About the Author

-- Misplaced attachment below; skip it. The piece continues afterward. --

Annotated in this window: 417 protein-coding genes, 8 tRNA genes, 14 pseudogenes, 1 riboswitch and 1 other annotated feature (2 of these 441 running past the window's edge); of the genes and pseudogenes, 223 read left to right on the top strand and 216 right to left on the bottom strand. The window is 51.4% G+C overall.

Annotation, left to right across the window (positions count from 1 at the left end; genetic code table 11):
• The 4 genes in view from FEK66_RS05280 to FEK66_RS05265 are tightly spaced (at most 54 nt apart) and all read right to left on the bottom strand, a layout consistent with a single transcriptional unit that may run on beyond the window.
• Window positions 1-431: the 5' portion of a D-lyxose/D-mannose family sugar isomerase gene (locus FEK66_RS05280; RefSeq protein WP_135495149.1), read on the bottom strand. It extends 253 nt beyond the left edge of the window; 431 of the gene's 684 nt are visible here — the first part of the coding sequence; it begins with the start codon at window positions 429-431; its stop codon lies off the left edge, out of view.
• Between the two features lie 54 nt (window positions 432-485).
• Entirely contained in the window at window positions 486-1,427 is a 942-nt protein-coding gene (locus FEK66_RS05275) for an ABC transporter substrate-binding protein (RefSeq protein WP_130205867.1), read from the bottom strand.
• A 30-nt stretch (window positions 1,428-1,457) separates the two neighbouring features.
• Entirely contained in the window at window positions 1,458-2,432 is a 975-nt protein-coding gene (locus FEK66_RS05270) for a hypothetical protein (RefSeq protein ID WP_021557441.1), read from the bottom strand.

Paul Gladston is Associate Professor of Critical Theory and Visual Culture in the Department of Culture, Film and Media at the University of Nottingham. Between 2005 and 2010, he was seconded to the University of Nottingham Ningbo, China as the inaugural head of the Department of International Communications and director of the Institute of Comparative Cultural Studies. He has written extensively on the subject of contemporary Chinese art and contemporary Chinese art criticism for numerous magazines and journals including Yishu, Leap, Art Review, Contemporary Art and Investment, Artworld and Eyeline. His book length publications include the monograph Art History after Deconstruction (Magnolia, 2005) and an edited collection of essays, China and Other Spaces (CCCP, 2009). He is currently preparing a monograph on the theory and practice of contemporary Chinese art for Reaktion and, in collaboration with Katie Hill and Chris Smith, a guest edited edition of the journal Contemporary Art Practice for Intellect with the theme 'Contemporary Chinese Art and Criticality'.